5. But what mean the words, “whom Jesus loved”? As if He did not love the others, of whom this same John has said above, “He loved them to the end” (John 13.1); and as the Lord Himself, “Greater love hath no man than this, that a man lay down his life for his friends.” And who could enumerate all the testimonies of the sacred pages, in which the Lord Jesus is exhibited as the lover, not only of this one, or of those who were then around Him, but of such also as were to be His members in the distant future, and of His universal Church? But there is some truth, doubtless, underlying these words, and having reference to the bosom on which the narrator was leaning. For what else can be in p. 312 dicated by the bosom but some hidden truth? But there is another more suitable passage, where the Lord may enable us to say something about this secret that may prove sufficient.
6. “Simon Peter therefore beckons, and says to him.” 1207 The expression is noteworthy, as indicating that something was said not by any sound of words, but by merely beckoning with the head. “He beckons, and says;” that is, his beckoning is his speech. For if one is said to speak in his thoughts, as Scripture saith, “They said [reasoned] with themselves;” 1208 how much more may he do so by beckoning, which expresses outwardly by some sort of signs what had previously been conceived within! What, then, did his beckoning mean? What else but that which follows? “Who is it of whom He speaks?” Such was the language of Peters beckoning; for it was by no vocal sounds, but by bodily gestures, that he spake. “He then, having leaned back on Jesus breast,”—surely the very bosom 1209 of His breast this, the secret place of wisdom!—“saith unto Him, Lord, who is it? Jesus answered, He it is to whom I shall give a piece of bread, when I have dipped it. And when He had dipped the bread, he gave it to Judas Iscariot, the son of Simon. And after the bread, Satan entered into him.” The traitor was disclosed, the coverts of darkness were revealed. What he got was good, but to his own hurt he received it, because, evil himself, in an evil spirit he received what was good. But we have much to say about that dipped bread which was presented to the false-hearted disciple, and about that which follows; and for these we shall require more time than remains to us now at the close of this discourse.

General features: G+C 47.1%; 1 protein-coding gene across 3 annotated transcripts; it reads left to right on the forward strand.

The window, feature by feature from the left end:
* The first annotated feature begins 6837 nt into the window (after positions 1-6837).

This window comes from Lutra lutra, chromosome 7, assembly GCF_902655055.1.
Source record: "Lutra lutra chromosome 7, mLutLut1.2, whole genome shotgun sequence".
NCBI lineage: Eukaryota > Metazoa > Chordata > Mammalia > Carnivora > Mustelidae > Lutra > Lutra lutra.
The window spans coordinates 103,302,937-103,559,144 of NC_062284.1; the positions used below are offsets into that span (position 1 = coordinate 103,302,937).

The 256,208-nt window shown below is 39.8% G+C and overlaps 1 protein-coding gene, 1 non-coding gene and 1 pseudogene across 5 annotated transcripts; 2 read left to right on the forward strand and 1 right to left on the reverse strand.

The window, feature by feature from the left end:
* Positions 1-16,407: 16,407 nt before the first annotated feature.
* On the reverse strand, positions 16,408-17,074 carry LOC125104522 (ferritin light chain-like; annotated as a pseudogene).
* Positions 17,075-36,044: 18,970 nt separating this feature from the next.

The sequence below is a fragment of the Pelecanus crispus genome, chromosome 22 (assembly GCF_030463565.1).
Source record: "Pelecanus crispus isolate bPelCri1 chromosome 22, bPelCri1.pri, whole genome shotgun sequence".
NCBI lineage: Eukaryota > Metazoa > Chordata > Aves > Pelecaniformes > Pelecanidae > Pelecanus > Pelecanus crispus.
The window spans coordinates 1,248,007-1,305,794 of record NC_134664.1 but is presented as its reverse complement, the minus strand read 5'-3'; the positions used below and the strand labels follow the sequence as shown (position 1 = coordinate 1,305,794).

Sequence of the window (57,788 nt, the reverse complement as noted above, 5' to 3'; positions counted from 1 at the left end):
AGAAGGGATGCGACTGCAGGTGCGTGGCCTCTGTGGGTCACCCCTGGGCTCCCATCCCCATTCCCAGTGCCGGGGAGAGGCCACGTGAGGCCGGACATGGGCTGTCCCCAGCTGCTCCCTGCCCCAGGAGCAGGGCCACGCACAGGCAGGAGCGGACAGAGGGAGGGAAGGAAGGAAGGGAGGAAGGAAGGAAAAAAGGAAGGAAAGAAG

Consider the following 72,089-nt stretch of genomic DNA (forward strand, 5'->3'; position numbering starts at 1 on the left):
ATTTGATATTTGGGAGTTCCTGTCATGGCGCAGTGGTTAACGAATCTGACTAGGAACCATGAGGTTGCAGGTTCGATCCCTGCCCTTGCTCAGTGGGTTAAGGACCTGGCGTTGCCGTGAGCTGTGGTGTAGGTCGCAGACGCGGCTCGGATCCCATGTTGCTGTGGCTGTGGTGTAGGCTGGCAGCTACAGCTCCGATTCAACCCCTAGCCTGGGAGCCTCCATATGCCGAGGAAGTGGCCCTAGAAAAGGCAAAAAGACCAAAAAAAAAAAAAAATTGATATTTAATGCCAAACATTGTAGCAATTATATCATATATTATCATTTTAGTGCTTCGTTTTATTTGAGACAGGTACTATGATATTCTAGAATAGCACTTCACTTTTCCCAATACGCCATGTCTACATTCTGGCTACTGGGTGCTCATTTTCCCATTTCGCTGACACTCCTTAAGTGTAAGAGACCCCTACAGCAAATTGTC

The original mss. give different readings of this verse. That followed by our English version is supported by the Codd. Alex. and Cantabr., which read, Νεύει οὖν τούτῳ Σίμων Πέτρος πυθέσθαι τίς ἂν εἴη περὶ οὗ λέγει. The Latin version used by Augustin reads, Innuit ergo Simon Petrus, et dicit ei, Quis est de quo dicit, and approaches nearly to that found in the Codd. Vat. and Ephr., which read, Νεύει οὗν τούτῳ Σ. Π., καὶ λέγει αὐτῷ, Εἰπὲ τίς ἐστιν περὶ οὗ λέγει—“Simon Peter therefore beckons to this one, and says to him, Say [ask], who is it of whom He speaks?” Of the early versions, the Syriac adopts the former, while the Vulgate resembles the latter. The Sinaitic gives a fuller reading, compounded of both the others. There is thus some doubt as to the original text; but the latter has some special arguments of an internal kind in its favor: such as the consideration that, from its peculiar and somewhat redundant form, it could hardly have been substituted in place of the former, which is smoother and more elegant, while the converse is perfectly supposable; and also the weighty fact that John nowhere else makes use of the optative mood, as he would here (τίς ἂν εἴη), if the former reading—that followed by our English version—were the true one.—Tr.312:1208 312:1209